Murphy didn't mean that Radano, who died Monday at 70, was immature or childish.
He meant that Radano maintained qualities - an overriding sense of fun and fairness, a generosity of spirit, a playfulness untainted by a drive to get the better of others - that often seem out of place in competitive sports.
It was almost a magic act. Radano won all those games and all those titles with all those great teams - including his incomparable 1980 squad - and never rubbed anybody the wrong way.
The guys just floated above the resentment and jealousy that, unfortunately, often seem to be a part of these games. He was loyal to seniors. He got along with rivals. He even got along with parents.
Radano was immersed in the game at the highest level with an easy-going but confident approach to the sport that his former assistant, Audubon coach Rich Horan, laughingly described as "different."
But Radano never was consumed by it. He never lost perspective.
"You could walk in his house and never know he ever won a baseball game, much less a state championship," Murphy said.
Bishop Eustace coach Sam Tropiano, whose teams were fierce rivals of Radano's in the early 1990s, said the old coach was a "throwback" to a kinder, gentler time.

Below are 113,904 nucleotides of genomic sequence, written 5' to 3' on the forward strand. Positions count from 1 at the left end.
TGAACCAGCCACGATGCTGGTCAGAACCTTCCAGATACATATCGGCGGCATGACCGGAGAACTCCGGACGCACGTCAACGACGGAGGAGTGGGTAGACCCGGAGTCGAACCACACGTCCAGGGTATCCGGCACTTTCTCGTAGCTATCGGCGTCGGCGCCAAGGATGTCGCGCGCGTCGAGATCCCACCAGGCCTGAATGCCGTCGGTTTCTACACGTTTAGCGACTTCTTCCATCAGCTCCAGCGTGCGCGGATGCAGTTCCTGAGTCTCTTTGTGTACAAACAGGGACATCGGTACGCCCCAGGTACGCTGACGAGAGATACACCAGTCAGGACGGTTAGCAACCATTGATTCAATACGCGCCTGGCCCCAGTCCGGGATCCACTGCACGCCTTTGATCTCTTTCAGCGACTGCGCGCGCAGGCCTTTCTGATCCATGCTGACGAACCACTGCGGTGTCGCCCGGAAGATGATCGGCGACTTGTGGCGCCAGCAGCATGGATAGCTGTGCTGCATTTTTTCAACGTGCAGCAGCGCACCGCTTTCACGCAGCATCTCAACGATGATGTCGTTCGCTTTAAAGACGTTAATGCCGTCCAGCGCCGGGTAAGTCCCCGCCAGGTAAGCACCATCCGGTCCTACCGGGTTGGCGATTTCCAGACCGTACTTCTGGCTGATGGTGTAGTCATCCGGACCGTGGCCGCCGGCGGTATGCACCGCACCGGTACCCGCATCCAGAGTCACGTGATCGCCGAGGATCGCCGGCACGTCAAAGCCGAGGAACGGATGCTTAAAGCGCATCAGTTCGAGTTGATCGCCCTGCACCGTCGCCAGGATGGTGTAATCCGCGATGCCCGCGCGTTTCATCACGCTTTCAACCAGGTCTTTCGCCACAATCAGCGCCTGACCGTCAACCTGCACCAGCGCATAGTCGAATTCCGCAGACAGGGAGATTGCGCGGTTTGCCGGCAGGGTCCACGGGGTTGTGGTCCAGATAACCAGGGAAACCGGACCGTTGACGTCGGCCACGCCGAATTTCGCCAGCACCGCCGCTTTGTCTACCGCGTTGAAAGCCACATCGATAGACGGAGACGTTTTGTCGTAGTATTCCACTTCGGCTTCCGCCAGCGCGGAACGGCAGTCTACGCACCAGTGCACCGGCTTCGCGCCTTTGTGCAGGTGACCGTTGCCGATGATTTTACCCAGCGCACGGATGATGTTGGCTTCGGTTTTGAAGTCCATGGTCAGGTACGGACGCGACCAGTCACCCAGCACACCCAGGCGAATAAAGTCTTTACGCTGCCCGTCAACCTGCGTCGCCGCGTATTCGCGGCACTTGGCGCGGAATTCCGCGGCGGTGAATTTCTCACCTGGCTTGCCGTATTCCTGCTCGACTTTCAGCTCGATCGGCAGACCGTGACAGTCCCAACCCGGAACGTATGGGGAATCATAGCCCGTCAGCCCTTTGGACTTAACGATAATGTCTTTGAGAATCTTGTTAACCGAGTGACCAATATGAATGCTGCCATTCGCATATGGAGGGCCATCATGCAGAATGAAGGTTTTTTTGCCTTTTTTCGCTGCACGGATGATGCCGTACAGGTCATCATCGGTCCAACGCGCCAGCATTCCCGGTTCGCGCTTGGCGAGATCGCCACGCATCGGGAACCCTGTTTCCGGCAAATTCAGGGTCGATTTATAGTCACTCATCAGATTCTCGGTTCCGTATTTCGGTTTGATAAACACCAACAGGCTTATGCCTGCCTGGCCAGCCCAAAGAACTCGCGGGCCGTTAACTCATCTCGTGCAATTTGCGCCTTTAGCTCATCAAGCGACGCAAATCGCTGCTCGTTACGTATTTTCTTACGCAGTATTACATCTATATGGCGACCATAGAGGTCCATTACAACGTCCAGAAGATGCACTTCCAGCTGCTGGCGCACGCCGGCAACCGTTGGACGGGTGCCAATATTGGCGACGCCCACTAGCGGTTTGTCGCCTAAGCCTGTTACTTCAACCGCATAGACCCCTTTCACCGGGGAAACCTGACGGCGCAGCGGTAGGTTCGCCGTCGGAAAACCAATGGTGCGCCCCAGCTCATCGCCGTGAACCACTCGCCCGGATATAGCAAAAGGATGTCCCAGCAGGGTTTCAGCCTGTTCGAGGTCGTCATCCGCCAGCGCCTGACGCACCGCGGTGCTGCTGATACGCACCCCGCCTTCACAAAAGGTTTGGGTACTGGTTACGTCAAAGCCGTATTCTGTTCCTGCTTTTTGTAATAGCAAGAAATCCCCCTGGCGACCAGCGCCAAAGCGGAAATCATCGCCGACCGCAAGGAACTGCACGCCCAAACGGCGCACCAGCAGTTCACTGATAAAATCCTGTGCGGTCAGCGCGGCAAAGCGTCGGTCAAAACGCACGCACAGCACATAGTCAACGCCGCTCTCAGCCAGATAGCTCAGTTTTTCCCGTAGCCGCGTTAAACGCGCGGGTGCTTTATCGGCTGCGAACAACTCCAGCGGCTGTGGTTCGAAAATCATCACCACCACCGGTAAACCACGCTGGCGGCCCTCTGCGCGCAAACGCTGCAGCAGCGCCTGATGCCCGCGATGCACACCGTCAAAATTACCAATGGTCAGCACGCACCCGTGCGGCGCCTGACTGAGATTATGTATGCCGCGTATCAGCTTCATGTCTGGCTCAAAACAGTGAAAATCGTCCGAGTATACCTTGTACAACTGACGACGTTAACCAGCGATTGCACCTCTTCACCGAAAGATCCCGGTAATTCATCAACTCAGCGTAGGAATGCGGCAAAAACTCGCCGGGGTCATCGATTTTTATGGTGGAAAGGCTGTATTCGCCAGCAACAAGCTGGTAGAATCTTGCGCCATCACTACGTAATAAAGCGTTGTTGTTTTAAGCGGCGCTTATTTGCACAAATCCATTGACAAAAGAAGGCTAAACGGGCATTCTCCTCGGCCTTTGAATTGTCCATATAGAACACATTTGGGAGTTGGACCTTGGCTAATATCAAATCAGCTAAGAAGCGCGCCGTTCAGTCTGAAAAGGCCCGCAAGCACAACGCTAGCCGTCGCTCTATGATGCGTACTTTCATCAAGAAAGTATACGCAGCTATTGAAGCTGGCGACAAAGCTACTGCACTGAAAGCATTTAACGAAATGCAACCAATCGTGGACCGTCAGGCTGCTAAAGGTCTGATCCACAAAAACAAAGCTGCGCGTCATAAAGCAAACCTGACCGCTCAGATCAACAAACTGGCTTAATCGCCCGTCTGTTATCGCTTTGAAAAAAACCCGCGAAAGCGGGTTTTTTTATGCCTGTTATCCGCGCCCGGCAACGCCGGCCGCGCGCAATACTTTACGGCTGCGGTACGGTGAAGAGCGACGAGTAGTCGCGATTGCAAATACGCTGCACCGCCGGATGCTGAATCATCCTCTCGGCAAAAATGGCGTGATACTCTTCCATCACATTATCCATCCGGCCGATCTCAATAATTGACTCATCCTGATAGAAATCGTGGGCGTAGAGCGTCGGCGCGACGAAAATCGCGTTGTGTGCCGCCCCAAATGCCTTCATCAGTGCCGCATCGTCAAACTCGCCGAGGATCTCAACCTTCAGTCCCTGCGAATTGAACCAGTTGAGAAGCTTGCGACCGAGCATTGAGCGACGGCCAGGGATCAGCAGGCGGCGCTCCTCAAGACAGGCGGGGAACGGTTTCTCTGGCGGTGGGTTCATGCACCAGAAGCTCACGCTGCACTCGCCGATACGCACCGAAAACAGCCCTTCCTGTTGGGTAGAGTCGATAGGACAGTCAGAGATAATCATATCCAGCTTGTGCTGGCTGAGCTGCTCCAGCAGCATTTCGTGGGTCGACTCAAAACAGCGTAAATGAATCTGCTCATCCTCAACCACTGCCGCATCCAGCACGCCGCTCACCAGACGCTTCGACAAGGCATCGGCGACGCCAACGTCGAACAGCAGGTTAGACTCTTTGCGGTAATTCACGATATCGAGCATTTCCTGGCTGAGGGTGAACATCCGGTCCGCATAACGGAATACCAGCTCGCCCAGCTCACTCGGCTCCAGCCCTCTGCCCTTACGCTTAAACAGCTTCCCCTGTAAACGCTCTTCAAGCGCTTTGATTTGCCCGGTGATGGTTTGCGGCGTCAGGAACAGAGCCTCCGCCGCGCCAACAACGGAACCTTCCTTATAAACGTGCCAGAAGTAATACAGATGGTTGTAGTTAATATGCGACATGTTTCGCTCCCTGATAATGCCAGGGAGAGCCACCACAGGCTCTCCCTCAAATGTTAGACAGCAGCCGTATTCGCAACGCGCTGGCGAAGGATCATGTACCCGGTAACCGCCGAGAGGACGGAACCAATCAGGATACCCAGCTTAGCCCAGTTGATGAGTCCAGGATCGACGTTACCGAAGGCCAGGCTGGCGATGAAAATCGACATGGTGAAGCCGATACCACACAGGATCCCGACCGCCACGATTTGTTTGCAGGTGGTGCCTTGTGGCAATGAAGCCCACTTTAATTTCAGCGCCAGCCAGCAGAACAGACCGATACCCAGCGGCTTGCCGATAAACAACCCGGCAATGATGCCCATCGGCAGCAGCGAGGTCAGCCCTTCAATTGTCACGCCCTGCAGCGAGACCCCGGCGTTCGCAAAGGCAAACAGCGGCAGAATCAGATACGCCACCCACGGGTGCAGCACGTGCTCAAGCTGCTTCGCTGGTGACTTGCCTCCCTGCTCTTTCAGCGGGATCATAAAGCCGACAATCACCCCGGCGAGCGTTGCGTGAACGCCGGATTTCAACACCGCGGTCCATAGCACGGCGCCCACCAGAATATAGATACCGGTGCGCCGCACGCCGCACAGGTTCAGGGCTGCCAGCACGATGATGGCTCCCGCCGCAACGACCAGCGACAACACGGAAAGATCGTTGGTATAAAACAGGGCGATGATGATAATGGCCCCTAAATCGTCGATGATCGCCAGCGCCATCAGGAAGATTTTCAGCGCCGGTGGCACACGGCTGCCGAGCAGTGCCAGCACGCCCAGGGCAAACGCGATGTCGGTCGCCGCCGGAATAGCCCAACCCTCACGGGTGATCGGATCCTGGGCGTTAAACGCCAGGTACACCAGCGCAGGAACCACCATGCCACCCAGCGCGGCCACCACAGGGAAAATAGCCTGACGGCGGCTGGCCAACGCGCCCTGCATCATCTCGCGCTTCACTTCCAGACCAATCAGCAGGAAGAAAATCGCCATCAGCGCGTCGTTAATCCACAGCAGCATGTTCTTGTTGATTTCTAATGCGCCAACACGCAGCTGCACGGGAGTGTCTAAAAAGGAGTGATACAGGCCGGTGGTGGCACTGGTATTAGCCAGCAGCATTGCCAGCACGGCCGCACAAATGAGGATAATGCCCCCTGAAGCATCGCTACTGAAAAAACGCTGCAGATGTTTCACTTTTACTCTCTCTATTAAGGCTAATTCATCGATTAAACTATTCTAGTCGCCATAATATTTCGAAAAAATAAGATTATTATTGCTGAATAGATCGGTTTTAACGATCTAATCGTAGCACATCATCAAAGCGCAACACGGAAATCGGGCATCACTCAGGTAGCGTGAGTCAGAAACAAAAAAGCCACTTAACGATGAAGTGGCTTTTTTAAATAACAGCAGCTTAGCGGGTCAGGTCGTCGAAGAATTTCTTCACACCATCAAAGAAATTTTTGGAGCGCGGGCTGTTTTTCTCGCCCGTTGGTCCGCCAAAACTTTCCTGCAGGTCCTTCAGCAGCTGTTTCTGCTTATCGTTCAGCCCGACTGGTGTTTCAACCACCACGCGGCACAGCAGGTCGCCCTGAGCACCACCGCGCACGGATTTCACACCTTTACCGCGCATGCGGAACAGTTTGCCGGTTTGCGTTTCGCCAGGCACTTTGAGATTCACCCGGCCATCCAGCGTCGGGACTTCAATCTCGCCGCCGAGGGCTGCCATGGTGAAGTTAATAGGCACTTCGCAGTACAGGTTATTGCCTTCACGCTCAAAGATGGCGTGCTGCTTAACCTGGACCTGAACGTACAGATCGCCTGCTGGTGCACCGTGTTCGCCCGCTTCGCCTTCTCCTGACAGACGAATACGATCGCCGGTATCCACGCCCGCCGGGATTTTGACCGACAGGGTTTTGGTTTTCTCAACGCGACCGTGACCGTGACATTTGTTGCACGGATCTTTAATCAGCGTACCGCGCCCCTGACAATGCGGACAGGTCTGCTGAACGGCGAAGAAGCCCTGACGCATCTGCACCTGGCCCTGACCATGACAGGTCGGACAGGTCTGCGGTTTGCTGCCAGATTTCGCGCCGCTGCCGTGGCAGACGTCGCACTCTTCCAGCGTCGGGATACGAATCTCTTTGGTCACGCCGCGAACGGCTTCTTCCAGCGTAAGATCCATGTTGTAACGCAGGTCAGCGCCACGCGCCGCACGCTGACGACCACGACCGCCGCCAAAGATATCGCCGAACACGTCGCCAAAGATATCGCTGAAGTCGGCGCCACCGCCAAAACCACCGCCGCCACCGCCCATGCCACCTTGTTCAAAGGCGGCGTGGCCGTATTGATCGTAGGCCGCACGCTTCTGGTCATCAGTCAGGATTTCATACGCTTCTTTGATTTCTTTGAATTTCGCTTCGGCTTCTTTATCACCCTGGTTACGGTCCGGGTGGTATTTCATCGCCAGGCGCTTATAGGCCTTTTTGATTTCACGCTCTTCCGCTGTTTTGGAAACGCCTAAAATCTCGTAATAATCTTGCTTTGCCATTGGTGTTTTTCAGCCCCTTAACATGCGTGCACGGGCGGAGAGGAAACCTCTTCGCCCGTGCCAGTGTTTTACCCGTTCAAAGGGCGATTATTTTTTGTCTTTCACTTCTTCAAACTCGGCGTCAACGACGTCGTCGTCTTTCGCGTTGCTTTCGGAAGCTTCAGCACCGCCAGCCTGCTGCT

"He epitomized everything that was good about baseball and coaching," Tropiano said. "My lasting image of Al was [his] showing up for games in khaki pants and a maroon Gloucester Catholic golf shirt. He looked like Connie Mack.
"He never lost his cool, never argued with the umpires, never got upset."
Horan, an assistant under Radano in the early 1980s, said Radano always remembered that the game was for the players - not the coaches in the dugout, not the fans behind the fence.
"Al wanted every kid to be a part of something that was bigger than him," Horan said.
Rutgers-Camden coach Dennis Barth, who played under Radano and also was an assistant under him, recalled the Rams' making the state finals twice in the early 1990s.
Barth said Radano wanted to dress half of the student body for games.
"Al must have pinch-run 20 JV kids," Barth said. "I was coaching third, and I didn't know half these kids' names.
"But Al always wanted to make every kid feel special and part of every big game."
Here's the ultimate irony: The mildest of guys had the meanest of teams.
Think of all the baseball teams that have taken the field in South Jersey. Think of all the state champions, the Diamond Classic champions, the nationally ranked squads.
Radano was the coach of the best of them. His 1980 team might have been the most dominant team in South Jersey history - in any sport.
With future major-leaguer Bob Sebra going 10-0 with 118 strikeouts in 67 innings and John Yowler going 8-0 on the mound and batting an astounding .667, the Rams went 24-0. They just mauled opponents.
Murphy said there was a "Bronx Zoo" quality to those Rams because they were so talented and so untamed - part high school team for the ages, part traveling circus.
But the best part was that at the head of it all was this gentle soul whose stunning success should warm us all with the knowledge that, yes, sometimes nice guys finish first.
Contact Phil Anastasia at email@example.com or on Twitter @PhilAnastasia. Read his blog, "Jersey Side Sports," at www.philly.com/jerseysidesports